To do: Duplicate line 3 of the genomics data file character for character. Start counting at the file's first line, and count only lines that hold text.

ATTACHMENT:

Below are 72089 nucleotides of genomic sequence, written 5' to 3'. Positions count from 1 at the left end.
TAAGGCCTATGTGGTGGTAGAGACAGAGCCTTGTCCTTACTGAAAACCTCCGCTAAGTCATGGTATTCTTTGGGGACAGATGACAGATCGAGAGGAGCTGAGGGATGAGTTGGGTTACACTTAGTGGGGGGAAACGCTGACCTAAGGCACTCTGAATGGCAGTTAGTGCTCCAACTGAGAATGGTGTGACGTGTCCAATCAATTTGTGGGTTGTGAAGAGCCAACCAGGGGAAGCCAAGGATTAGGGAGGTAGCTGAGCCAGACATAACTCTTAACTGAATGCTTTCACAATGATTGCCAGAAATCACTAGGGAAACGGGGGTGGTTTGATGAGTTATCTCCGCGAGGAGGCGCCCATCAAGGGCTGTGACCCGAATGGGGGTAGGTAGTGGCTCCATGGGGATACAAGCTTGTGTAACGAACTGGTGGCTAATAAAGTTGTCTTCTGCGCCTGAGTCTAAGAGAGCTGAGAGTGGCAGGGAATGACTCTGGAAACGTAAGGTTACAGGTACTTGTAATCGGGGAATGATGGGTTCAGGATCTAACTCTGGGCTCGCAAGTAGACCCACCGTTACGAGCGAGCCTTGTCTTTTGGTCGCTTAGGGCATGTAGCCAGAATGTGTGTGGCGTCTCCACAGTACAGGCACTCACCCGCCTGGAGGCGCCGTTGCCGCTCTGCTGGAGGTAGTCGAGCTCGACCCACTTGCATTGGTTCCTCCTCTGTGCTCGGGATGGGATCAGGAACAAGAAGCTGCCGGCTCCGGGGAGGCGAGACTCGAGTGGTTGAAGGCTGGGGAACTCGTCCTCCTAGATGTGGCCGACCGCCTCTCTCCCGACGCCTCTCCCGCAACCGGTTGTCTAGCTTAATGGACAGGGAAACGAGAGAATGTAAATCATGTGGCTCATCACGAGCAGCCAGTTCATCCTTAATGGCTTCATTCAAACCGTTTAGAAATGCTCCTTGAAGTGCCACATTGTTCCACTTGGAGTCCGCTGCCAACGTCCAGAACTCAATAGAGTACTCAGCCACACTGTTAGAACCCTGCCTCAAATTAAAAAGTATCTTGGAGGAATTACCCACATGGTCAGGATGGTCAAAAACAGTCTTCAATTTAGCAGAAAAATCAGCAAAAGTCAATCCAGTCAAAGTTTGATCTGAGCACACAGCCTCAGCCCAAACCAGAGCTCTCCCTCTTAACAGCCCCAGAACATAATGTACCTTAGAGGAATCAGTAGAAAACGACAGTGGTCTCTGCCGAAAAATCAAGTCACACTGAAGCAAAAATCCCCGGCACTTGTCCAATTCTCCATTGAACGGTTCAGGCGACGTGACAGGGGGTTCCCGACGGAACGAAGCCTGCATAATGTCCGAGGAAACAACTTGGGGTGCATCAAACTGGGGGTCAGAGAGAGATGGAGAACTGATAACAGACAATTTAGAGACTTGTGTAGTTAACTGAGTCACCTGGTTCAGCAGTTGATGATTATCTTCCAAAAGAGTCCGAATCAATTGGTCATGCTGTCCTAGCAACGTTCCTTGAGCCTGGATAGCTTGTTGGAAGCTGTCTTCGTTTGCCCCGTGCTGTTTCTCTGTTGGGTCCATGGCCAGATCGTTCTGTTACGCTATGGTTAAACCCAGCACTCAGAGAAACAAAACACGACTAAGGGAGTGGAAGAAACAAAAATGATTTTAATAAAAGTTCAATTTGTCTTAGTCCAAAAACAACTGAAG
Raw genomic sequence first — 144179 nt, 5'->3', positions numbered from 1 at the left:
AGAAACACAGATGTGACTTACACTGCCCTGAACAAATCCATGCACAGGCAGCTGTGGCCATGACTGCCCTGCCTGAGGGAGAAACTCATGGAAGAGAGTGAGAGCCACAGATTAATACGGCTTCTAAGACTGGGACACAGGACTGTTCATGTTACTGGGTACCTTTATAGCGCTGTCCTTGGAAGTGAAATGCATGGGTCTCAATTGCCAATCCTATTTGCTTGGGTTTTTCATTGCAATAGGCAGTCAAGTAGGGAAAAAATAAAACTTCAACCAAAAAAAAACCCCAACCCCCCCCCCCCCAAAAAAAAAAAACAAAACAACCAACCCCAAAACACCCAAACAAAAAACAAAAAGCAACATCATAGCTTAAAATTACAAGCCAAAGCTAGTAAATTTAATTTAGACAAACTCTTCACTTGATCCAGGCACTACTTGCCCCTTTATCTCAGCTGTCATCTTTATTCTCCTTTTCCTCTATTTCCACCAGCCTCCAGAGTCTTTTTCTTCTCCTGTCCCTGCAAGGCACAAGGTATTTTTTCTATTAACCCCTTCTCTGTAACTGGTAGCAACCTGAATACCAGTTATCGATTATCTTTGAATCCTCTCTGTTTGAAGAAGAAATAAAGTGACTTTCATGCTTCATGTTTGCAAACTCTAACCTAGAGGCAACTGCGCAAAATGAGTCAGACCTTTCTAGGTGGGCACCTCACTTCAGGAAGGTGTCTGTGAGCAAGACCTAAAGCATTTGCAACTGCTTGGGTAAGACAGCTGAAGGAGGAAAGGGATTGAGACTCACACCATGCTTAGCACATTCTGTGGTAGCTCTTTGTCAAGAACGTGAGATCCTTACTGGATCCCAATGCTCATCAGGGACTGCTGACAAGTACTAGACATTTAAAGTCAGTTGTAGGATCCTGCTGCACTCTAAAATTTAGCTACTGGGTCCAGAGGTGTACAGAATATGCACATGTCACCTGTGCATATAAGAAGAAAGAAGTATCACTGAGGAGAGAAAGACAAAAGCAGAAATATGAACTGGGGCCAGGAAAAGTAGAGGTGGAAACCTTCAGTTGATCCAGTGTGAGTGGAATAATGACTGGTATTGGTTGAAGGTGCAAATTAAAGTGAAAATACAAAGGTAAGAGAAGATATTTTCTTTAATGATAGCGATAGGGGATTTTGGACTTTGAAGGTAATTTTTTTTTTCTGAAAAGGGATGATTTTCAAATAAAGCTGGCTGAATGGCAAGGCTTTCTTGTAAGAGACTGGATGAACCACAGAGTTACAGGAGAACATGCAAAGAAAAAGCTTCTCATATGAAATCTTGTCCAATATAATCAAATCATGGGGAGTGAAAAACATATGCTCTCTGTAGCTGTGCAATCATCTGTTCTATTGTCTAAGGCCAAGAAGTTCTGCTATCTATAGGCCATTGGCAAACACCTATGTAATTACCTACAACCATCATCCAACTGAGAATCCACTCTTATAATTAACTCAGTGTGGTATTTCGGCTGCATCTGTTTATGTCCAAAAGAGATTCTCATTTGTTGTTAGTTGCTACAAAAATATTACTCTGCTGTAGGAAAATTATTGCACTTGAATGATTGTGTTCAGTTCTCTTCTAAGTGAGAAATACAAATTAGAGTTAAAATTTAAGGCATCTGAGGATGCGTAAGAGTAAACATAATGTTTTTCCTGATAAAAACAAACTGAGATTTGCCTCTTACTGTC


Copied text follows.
Raw genomic sequence first — 144179 nt, 5'->3', positions numbered from 1 at the left: